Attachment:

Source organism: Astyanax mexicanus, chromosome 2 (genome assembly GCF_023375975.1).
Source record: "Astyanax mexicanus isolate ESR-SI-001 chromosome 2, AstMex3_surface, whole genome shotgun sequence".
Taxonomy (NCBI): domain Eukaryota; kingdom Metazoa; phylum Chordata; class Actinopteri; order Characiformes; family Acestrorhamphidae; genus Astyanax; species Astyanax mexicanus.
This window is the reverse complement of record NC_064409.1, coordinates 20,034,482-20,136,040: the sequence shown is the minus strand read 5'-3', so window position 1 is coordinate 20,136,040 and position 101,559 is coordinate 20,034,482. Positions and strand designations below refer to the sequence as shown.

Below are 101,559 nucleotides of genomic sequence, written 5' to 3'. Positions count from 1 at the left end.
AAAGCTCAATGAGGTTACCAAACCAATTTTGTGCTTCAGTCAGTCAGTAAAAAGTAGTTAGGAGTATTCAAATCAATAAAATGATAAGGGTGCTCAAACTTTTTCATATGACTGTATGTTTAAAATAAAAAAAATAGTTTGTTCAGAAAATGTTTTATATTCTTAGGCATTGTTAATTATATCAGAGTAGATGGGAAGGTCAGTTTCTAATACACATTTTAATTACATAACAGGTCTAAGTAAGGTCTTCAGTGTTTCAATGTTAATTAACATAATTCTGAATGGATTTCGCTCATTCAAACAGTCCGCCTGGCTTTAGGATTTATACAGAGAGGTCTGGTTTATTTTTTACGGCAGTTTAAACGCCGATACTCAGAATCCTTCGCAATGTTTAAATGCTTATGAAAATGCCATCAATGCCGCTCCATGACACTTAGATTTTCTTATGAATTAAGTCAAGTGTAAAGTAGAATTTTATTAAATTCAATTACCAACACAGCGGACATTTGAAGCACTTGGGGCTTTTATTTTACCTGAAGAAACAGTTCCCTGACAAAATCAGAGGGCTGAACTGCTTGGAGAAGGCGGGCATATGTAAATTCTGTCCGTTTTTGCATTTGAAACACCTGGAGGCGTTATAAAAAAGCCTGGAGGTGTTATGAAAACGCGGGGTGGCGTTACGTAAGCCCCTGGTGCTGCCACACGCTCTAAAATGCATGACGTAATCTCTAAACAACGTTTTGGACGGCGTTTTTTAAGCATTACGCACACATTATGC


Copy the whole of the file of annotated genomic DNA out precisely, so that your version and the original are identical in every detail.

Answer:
Source organism: Astyanax mexicanus, chromosome 2 (genome assembly GCF_023375975.1).
Source record: "Astyanax mexicanus isolate ESR-SI-001 chromosome 2, AstMex3_surface, whole genome shotgun sequence".
Taxonomy (NCBI): domain Eukaryota; kingdom Metazoa; phylum Chordata; class Actinopteri; order Characiformes; family Acestrorhamphidae; genus Astyanax; species Astyanax mexicanus.
This window is the reverse complement of record NC_064409.1, coordinates 20,034,482-20,136,040: the sequence shown is the minus strand read 5'-3', so window position 1 is coordinate 20,136,040 and position 101,559 is coordinate 20,034,482. Positions and strand designations below refer to the sequence as shown.

Below are 101,559 nucleotides of genomic sequence, written 5' to 3'. Positions count from 1 at the left end.
AAAGCTCAATGAGGTTACCAAACCAATTTTGTGCTTCAGTCAGTCAGTAAAAAGTAGTTAGGAGTATTCAAATCAATAAAATGATAAGGGTGCTCAAACTTTTTCATATGACTGTATGTTTAAAATAAAAAAAATAGTTTGTTCAGAAAATGTTTTATATTCTTAGGCATTGTTAATTATATCAGAGTAGATGGGAAGGTCAGTTTCTAATACACATTTTAATTACATAACAGGTCTAAGTAAGGTCTTCAGTGTTTCAATGTTAATTAACATAATTCTGAATGGATTTCGCTCATTCAAACAGTCCGCCTGGCTTTAGGATTTATACAGAGAGGTCTGGTTTATTTTTTACGGCAGTTTAAACGCCGATACTCAGAATCCTTCGCAATGTTTAAATGCTTATGAAAATGCCATCAATGCCGCTCCATGACACTTAGATTTTCTTATGAATTAAGTCAAGTGTAAAGTAGAATTTTATTAAATTCAATTACCAACACAGCGGACATTTGAAGCACTTGGGGCTTTTATTTTACCTGAAGAAACAGTTCCCTGACAAAATCAGAGGGCTGAACTGCTTGGAGAAGGCGGGCATATGTAAATTCTGTCCGTTTTTGCATTTGAAACACCTGGAGGCGTTATAAAAAAGCCTGGAGGTGTTATGAAAACGCGGGGTGGCGTTACGTAAGCCCCTGGTGCTGCCACACGCTCTAAAATGCATGACGTAATCTCTAAACAACGTTTTGGACGGCGTTTTTTAAGCATTACGCACACATTATGC